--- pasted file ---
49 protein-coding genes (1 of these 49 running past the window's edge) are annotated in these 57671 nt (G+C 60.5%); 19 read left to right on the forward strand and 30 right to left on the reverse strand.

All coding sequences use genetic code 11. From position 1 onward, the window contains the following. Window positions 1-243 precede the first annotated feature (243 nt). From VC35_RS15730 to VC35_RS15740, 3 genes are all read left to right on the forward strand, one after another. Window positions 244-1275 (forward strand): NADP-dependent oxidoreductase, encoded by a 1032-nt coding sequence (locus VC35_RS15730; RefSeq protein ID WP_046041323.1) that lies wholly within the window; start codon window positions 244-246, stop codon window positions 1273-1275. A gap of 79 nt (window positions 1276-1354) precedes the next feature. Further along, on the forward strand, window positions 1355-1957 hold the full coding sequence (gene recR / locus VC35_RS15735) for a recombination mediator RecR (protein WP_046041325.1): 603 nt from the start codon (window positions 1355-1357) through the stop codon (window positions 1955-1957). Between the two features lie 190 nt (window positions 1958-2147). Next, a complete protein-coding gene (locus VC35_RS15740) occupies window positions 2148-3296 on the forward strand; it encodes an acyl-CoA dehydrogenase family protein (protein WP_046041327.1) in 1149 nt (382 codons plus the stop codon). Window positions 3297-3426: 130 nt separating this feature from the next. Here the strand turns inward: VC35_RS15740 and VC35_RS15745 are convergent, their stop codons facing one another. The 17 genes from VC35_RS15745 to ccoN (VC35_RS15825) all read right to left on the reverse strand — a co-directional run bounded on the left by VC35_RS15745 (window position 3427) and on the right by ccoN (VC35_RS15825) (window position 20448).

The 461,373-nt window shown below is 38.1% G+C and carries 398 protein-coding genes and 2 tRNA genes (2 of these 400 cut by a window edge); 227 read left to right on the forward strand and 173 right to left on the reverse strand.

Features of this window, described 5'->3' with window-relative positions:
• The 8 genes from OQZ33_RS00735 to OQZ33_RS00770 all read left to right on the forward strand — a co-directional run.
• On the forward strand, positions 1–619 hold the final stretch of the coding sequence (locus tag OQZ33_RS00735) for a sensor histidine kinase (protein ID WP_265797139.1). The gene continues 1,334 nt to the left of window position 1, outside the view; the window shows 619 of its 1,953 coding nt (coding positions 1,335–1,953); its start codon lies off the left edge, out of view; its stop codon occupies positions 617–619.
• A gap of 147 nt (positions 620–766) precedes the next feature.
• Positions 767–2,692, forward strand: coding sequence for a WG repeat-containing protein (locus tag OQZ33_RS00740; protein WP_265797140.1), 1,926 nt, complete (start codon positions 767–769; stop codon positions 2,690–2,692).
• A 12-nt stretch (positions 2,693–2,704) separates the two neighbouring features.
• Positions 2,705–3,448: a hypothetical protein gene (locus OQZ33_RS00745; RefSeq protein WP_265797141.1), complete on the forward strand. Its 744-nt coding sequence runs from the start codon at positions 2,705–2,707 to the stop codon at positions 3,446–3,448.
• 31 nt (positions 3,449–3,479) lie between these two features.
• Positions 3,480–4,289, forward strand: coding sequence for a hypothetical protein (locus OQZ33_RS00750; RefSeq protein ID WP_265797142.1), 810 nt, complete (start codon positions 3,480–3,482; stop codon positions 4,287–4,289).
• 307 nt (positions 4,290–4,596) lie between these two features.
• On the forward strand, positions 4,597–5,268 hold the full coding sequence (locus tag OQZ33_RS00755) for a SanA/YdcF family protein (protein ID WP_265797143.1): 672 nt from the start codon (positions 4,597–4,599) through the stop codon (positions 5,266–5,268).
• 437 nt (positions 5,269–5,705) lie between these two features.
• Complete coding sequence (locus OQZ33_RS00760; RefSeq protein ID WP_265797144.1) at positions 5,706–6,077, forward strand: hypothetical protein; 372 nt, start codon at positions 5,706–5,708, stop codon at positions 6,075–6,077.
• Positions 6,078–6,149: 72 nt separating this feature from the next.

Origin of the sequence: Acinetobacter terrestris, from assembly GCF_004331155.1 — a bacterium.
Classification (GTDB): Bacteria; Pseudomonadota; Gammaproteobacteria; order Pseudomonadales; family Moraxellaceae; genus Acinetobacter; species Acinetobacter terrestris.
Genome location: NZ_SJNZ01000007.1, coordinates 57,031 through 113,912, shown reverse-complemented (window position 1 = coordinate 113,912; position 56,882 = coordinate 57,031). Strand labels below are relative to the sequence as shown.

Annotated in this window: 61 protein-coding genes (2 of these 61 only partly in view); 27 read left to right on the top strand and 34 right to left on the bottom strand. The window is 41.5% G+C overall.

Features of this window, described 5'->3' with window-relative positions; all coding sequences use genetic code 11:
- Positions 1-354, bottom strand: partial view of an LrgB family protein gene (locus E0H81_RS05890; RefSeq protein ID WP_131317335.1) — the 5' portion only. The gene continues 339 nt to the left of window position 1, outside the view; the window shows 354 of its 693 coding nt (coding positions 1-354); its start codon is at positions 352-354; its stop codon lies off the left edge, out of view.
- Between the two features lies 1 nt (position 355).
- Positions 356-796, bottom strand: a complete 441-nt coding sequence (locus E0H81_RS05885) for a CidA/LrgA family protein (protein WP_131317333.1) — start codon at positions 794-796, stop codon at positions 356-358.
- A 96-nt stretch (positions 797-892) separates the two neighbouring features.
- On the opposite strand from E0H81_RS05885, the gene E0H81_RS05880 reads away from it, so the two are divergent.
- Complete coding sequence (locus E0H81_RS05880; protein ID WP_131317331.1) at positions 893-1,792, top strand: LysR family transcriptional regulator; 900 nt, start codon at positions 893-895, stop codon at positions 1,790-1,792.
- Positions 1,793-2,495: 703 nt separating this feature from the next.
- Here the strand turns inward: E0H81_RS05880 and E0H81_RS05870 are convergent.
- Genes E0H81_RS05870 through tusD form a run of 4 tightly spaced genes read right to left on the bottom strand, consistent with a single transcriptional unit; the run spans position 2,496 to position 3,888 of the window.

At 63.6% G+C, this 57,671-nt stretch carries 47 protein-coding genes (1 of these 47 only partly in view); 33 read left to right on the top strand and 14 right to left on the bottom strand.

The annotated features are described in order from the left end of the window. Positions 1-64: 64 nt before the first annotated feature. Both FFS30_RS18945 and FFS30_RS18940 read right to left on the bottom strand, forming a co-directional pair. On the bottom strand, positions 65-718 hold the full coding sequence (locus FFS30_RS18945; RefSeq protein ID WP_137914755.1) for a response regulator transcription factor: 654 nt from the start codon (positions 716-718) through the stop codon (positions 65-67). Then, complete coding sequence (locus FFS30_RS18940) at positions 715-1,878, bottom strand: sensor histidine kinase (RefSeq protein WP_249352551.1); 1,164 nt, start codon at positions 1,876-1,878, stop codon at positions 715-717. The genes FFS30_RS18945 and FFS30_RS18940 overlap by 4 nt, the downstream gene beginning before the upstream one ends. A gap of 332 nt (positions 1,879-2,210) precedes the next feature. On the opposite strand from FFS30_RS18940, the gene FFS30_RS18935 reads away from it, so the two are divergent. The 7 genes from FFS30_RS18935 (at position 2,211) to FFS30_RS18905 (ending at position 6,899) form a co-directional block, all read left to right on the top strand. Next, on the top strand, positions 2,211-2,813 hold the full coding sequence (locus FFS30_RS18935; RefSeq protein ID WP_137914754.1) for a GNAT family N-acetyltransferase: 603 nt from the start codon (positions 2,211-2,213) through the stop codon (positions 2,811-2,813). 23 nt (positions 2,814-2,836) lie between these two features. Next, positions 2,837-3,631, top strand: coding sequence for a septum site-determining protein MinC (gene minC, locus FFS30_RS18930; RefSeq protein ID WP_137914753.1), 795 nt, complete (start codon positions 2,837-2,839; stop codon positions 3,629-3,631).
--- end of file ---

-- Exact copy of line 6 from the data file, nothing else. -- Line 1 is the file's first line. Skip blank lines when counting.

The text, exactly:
• On the forward strand, positions 1–619 hold the final stretch of the coding sequence (locus tag OQZ33_RS00735) for a sensor histidine kinase (protein ID WP_265797139.1). The gene continues 1,334 nt to the left of window position 1, outside the view; the window shows 619 of its 1,953 coding nt (coding positions 1,335–1,953); its start codon lies off the left edge, out of view; its stop codon occupies positions 617–619.